A late message from the Oracle today. We’ve had blue sky and sparkling water the last couple of days. As I was getting ready to post this, I looked up and saw this painting of my mom’s. It doesn’t have a title or date that I know of, but it seemed to fit.
Monday Morning Musings:
“History says don’t hope
On this side of the grave.
But then, once in a lifetime
The longed for tidal wave
Of justice can rise up
And hope and history rhyme.”
–Seamus Heaney, “Doubletake”, The Cure of Troy
Lines quoted by Joe Biden at DNC 2020
My mother would be ninety-eight today–
we’d hug and kiss, and smile in the way
you do with people you love–when we could and did,
we never thought it all would end, we’d bid
farewell to normal hopes, and sail into tomorrow
on boats barely afloat, fueled by sorrow
and a bit of hate. Yes, for the dissembler and enablers
who’ve made the situation worse. The world’s more unstable,
increasing so every day. And yet they play with clichéd lines–
heavy-handed, rabble-rousing—creating conspiracies, signs
of the time and getting worse. The storms come, the fires burn
still the seasons, turn, turn, turn—
I walk and think of flowers, our year of sitting amidst blooms,
the garden a refuge of sort from boredom, doom, the rooms
that confined you—and us–as we kept you company,
week after week, watching for changes, hungrily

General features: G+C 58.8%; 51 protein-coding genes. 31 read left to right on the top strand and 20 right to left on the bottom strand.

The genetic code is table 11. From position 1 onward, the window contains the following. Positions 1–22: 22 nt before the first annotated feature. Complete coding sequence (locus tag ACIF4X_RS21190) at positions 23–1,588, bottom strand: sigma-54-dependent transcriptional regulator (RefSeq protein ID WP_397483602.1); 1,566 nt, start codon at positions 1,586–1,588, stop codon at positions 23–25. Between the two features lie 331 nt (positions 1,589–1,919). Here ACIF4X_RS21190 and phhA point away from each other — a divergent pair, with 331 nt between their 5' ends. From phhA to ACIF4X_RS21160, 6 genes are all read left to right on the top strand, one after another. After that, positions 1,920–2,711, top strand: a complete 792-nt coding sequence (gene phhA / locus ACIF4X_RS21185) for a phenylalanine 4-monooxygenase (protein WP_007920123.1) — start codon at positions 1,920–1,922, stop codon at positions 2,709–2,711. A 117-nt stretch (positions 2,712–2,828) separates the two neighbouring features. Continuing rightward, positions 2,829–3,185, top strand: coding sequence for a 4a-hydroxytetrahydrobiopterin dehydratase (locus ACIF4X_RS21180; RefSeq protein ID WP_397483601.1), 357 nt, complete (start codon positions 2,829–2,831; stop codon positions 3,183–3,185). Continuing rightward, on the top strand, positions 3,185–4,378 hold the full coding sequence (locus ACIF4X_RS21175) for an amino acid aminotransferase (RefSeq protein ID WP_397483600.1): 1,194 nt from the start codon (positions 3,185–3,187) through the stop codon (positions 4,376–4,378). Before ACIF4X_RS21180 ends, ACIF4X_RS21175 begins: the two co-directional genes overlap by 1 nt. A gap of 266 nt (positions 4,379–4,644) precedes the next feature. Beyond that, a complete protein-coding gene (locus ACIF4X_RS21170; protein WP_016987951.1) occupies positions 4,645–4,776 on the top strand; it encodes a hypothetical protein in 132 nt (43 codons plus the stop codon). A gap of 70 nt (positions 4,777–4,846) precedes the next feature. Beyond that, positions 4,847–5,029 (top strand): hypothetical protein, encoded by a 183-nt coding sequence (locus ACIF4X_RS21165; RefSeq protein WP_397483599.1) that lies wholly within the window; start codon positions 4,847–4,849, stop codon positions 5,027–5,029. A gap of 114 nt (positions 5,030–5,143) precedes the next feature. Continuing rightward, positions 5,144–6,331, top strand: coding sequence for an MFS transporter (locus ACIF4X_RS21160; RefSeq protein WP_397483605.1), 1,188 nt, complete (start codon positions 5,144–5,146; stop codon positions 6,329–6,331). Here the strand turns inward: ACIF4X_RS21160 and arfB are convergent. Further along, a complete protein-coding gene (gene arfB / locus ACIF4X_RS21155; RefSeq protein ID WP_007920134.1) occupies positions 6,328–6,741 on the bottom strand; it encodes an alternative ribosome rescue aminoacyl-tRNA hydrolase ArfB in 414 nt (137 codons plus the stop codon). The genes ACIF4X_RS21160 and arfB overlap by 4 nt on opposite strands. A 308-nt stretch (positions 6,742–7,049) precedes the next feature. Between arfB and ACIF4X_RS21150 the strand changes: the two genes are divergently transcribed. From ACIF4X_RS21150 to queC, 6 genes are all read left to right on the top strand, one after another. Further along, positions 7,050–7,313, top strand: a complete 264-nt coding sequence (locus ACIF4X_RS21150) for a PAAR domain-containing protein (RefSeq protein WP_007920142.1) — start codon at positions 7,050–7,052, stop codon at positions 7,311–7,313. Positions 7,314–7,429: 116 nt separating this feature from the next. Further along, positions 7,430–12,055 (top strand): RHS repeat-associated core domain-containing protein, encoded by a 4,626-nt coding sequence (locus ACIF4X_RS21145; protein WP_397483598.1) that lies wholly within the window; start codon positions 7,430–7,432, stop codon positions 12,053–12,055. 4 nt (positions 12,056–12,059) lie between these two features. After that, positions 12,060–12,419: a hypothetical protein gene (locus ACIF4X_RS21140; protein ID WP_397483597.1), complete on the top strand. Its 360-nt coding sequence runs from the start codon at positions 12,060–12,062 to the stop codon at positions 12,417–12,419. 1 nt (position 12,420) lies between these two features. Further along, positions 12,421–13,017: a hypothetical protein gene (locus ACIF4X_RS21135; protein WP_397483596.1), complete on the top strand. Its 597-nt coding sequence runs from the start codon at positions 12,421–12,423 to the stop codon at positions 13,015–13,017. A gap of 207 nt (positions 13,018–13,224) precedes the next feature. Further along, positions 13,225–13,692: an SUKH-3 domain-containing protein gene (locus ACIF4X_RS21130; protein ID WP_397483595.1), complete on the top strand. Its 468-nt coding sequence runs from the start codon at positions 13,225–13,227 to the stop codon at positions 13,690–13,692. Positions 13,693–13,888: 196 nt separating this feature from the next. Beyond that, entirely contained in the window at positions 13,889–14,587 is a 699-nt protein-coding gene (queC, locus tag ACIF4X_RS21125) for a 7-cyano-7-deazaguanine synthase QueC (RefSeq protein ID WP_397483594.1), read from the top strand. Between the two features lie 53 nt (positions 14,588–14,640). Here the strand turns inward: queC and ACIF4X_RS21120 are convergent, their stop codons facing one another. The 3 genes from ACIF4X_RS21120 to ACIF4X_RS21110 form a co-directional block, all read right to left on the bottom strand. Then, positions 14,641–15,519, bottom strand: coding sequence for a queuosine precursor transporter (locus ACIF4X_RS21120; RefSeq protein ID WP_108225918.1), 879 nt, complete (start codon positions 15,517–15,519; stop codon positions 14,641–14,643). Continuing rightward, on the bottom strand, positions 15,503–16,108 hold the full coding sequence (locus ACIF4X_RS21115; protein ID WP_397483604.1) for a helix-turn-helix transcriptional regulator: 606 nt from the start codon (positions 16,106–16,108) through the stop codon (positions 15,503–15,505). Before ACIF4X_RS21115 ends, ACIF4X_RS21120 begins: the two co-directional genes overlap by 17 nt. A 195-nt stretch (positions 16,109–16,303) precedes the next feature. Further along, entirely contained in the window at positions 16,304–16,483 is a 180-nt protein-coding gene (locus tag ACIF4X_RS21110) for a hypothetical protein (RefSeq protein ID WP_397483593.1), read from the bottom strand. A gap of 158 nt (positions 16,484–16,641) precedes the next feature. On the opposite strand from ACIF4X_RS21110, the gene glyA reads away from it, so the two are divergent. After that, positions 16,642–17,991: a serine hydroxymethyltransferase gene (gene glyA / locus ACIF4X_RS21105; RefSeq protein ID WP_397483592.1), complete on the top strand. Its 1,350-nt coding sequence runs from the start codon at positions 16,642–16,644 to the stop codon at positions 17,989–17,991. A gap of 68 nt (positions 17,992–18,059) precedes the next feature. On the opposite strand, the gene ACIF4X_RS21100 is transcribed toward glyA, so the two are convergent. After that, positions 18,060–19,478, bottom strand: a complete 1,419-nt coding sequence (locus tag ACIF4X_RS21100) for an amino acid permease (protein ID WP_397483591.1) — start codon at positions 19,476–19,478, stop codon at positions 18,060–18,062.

asking you to remember the past, but wanting you to see
what you could of now, of me,
and we ached, all of us,
and we’d discuss
each change, each day, the words you’d say
of imaginary pets and our dead father, weigh
hope, laughter, grief in equal measure
and still remember and treasure—
a gift you’ve given me, to lift my face to the sun
to see that there are many, not just one
way to see color, beauty, light
the way it changes on the water and fades slowly into night
where perhaps I’ll hear a mockingbird sing farewell–
a lullaby rather than a knell–
a song of love, of peace, of rising up–it’s time,
it’s time, that hope and history rhyme.
As some of you know, my mother died in April from Covid-related complications. Today she’d be ninety-eight. We couldn’t be with her when she died, and we haven’t really had a memorial. Tonight my husband, daughters, their spouses, and I will have a virtual dinner get together. I baked my and her favorite cookies over the weekend, and I’m baking a cake today.
On Thursday, my husband and I had a date night at a winery. We bought tickets a month before, but we were fortunate that the humidity was gone that day, and it was beautiful.
My mother sings in dreams,
not of death, but light
holding promises of if–
soar, she cries,
why whisper what you want
when your words can fly,
for you, I wake,
as the robins rouse the sun
to blossom in apricot splendor.
Their voices carry on the wind–
a song that makes the flowers dance,
and I watch, at peace
~in this moment~
the world searches
sending out wishes on stars
with a laugh,
time sings through a thousand rivers,
not of never, but of always.
I tried several sets of tiles, and the Oracle kept giving me the same words. I hope I interpreted her message correctly. A Puente is technically two stanzas connected by a bridge stanza, but the Oracle had more to say, so this is a double Puente.